Special Issue of JALN on Integrating Accessibility into Online Higher Education, Call for Papers January 15, 2013

 March 2013 JALN special issue on Integrating Accessibility into Online Higher Education<?xml:namespace prefix = o />

Submissions due:  January 15, 2013

To be edited by Kristen Betts kristen.betts@armstrong.edu and Mark Riccobono mriccobono@nfb.org


Special Issue of JALN on Integrating Accessibility into Online Higher Education


Call for Papers


“Students with disabilities are in danger of being either excluded from the new media revolution or accommodated as after-thoughts of pedagogies that fail to anticipate their needs.”                                                                                      -- Sean Zdenek (2009)


More than 1 billion people in world today have a disability (World Health Organization, 2011). In the United States, 19 percent of the civilian non-institutional population have a disability (US Census, 2010). Within higher education, 11 percent of students report having a disability (GAO, 2009). The Bureau of Labor Statistics reported in an Economic News Release on June 12, 2012 that persons with a disability when compared to persons with no disabilities were more likely to work part-time and less likely to work in management, professional, and related occupations (2012). Data also revealed that in 2011, the unemployment rate for persons with a disability was 15.0 percent, significantly higher than 8.7 percent for individuals with no disability (Bureau of Labor Statistics, 2012). It is critical to note that the Economic News Release did state that “persons with a disability who had completed higher levels of education were more likely to be employed in 2011 than those with less education” (n.p.). Online education provides extensive opportunities for individuals with disabilities to enroll in certificate and degree programs thus increasing higher levels of educational completion. Therefore, colleges and universities need to ensure that academic programs and student support services are in alignment with ADA regulations from point of first contact with marketing, admissions, matriculation and through graduation. This special issue of JALN will provide innovative strategies and effective practices for accessibility within online higher education relating to recruitment, engagement, retention, support services, and graduation for students with disabilities.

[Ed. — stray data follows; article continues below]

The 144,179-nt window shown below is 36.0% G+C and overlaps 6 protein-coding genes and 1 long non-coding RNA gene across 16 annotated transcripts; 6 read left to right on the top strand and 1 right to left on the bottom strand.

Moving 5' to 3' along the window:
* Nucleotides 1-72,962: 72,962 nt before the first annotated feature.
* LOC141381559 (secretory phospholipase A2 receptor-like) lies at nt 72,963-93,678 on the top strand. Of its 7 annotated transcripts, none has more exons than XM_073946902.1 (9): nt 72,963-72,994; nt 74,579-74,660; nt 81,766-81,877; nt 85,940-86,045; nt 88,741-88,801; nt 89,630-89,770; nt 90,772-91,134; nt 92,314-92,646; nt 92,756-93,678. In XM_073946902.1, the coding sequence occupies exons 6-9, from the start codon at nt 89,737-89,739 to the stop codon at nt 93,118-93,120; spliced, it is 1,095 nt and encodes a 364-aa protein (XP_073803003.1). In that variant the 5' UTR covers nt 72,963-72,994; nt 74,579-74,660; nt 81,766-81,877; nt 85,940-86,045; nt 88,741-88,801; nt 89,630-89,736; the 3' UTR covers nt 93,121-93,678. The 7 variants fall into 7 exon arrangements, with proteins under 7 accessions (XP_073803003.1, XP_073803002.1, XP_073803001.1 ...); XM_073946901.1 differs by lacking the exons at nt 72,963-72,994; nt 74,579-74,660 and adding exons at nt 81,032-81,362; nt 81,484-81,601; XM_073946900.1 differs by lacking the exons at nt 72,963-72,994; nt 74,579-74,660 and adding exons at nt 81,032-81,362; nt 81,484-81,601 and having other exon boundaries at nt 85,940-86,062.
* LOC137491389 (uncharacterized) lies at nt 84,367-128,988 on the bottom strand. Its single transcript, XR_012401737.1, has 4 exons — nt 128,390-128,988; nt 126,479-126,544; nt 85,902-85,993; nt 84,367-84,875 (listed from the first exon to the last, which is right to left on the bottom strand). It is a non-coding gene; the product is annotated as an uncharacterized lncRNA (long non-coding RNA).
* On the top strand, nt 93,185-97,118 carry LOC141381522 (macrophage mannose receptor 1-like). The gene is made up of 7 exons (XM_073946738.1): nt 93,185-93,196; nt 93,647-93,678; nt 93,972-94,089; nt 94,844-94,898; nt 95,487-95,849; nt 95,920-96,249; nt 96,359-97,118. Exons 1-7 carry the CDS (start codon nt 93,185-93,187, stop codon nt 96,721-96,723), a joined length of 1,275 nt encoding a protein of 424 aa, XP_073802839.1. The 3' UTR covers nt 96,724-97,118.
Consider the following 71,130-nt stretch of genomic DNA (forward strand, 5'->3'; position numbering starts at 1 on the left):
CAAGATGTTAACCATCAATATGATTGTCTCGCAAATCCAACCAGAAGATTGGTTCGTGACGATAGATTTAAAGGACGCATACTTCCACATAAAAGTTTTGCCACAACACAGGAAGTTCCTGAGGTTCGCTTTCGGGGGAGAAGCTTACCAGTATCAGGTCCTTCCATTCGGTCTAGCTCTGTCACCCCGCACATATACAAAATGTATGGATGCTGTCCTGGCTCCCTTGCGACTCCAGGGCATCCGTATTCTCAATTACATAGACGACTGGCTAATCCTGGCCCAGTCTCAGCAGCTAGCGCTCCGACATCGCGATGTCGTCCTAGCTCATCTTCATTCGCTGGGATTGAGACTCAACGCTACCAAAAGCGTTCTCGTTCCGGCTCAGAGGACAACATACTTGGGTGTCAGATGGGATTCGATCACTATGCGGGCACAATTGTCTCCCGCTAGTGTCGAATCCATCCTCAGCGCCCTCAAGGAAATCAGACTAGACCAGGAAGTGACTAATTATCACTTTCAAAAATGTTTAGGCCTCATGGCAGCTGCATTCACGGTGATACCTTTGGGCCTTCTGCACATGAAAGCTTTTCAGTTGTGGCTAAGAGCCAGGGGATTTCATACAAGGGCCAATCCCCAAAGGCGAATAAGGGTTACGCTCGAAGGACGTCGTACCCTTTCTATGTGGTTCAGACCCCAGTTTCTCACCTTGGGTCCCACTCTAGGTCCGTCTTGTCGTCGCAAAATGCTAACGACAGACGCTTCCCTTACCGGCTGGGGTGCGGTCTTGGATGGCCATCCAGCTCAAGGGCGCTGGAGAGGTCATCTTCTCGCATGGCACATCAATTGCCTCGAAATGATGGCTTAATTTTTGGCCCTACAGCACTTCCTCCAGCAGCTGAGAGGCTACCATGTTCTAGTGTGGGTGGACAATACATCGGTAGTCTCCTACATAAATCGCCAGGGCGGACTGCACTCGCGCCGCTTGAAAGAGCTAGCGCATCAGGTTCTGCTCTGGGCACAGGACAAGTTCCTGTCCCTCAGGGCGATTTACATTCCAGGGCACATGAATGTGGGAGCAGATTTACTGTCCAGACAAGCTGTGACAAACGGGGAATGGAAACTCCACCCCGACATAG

The Sloan-C Journal of Asynchronous Learning Networks (JALN) Special Interest Group on Integrating Accessibility in Online Higher Education is soliciting articles on accessibility and increasing engagement, retention, and graduation rates of students with disabilities in online learning for a special issue to be edited by Kristen Betts and Mark Riccobono. 


Full first drafts of proposed  papers should be submitted to JALN (http://jaln.sloanconsortium.orgon or before January 15, 2013. Final revised copies of papers will be due by March 1, 2013).

To submit a paper, follow the directions at http://sloanconsortium.org/jaln_guidelines#_Toc297760705


To become a reviewer for submissions, please create an account at http://jaln.sloanconsortium.org.